When we look back through the annals of time, there, etched in the history books will be “2016: The year of VR.” And what a year it’s been. We’ve already seen the Samsung VR launch to great applause, but with the imminent release of the PlayStation VR and Oculus Rift devices, the VR sector is about to shift into overdrive.
But VR is not exactly new. The concept of VR has been talked about for decades, but according to Moore’s Law, which predicts that over the history of computing hardware, the number of transistors in a dense integrated circuit doubles approximately every two years, it means that the technology is just reaching a level where it can fulfill the VR vision.
However, the VR bandwagon first started rolling in 2014, when Facebook acquired Oculus for $2 billion. More recently, Microsoft and Sony touted new VR-enabled hardware and there was suddenly the heady mixture of visionary financial success, a global distribution framework and a market that’s been waiting all of its life for this to happen. The perfect storm?
Well, Facebook, Microsoft and Sony certainly think so, and will undoubtedly have plans for how to make money out of VR. The analysts also agree, with Deloitte Global predicting that VR will have its first billion-dollar year in 2016, with about $700 million in hardware sales and the remainder from content. The majority of this is expected to come from video games, but while the hardware guys can clearly see a future, will the games themselves actually be a leap back to the past when it comes to the player experience?
Back to the future
To answer that, let’s travel back to the good old days, when, to make money from video games you just had to get two things right — marketing and distribution. No one knew how much value was derived by the player, because they offered a closed environment, so any notion of player retention or behavioral analysis was strictly for the birds, angry or otherwise.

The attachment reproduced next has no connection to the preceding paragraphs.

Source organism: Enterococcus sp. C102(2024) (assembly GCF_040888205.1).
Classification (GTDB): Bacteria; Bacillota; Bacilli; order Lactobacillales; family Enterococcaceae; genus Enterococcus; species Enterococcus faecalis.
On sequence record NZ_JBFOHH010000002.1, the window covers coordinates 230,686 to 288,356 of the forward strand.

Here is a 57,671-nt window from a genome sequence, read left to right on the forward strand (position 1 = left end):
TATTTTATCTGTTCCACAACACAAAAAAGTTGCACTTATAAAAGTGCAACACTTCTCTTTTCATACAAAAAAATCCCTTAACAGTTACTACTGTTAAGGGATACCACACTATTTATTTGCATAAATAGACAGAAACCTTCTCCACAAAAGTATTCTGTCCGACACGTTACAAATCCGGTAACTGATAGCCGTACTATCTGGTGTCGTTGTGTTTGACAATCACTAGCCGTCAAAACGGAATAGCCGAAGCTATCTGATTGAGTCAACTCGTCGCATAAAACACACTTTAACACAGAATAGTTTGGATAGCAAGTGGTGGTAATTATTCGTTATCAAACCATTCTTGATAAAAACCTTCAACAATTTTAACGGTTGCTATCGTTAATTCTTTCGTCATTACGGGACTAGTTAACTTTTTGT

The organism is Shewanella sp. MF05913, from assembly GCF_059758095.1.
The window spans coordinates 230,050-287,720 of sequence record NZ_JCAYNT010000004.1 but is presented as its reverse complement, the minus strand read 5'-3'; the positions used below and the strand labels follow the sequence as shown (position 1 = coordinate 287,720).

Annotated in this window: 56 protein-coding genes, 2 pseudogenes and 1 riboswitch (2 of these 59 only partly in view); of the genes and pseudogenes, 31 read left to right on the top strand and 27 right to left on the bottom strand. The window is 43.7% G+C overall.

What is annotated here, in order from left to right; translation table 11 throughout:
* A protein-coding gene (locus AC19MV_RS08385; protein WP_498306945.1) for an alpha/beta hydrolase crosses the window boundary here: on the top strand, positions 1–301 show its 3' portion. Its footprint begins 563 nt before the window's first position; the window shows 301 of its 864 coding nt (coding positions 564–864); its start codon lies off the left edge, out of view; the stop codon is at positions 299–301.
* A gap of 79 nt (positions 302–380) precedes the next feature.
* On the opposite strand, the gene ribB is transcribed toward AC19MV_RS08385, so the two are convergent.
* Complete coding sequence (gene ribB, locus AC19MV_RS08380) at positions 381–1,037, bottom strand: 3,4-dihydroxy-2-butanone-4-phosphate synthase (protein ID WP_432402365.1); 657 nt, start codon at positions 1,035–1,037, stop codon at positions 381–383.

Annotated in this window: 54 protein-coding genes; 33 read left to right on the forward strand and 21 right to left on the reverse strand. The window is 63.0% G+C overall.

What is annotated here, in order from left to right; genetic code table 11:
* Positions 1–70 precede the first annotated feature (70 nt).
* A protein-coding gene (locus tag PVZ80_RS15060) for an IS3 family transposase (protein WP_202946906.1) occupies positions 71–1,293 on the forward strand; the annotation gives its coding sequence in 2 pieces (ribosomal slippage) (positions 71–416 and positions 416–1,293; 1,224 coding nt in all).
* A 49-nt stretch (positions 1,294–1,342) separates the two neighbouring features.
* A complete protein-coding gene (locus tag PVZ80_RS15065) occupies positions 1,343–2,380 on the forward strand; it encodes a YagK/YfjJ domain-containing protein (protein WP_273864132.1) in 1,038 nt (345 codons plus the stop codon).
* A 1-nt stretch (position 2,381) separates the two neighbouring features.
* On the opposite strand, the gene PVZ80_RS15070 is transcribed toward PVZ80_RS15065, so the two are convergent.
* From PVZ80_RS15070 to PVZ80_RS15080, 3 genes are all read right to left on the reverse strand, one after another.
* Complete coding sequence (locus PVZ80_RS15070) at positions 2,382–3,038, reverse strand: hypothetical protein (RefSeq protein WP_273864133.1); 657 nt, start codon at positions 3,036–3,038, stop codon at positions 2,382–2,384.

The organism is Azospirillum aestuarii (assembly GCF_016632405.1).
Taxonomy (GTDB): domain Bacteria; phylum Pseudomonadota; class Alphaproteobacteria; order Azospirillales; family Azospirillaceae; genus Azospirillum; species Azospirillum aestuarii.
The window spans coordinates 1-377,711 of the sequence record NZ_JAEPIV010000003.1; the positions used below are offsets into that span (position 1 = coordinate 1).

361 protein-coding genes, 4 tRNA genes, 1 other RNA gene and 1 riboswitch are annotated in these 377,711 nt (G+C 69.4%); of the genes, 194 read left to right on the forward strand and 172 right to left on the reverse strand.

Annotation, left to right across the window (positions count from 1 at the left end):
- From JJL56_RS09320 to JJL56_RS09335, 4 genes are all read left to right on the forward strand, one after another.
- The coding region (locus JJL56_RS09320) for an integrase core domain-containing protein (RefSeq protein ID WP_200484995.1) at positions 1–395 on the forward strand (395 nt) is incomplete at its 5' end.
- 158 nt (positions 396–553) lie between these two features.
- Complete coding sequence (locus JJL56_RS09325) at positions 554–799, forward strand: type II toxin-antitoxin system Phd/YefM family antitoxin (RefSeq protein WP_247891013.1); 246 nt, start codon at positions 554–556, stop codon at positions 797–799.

Although this wasn’t always great for the players, it was a model with which investors and industry execs became comfortable. That was until the mobile games revolution, driven by the free-to-play (F2P) model, completely turned the industry on its head and democratized the entire player/publisher/developer relationship.
With supply vastly outstripping demand, players suddenly found themselves with the power of choice, able to ditch a game the second they became bored or frustrated. This forced publishers and developers to take player engagement and retention seriously for the first time; something which didn’t come naturally.
The winners are likely to be those who prioritize measurement and adaptation of the player experience.
They soon found that making money in F2P was a granite-tough business. In F2P, it’s common for 50 percent of players to leave a game after their first session, and less than 1 percent ever spend money, while the cost of paid new user acquisition has reached $4. However, while the revenue figures in the games industry continue to grow, according to Newzoo, at CAGR 6.6 percent over 2015-19 and the share of mobile will rise in that time from 33 percent to 44 percent, which monetization models will prevail and drive the long-term growth of VR, remains to be seen.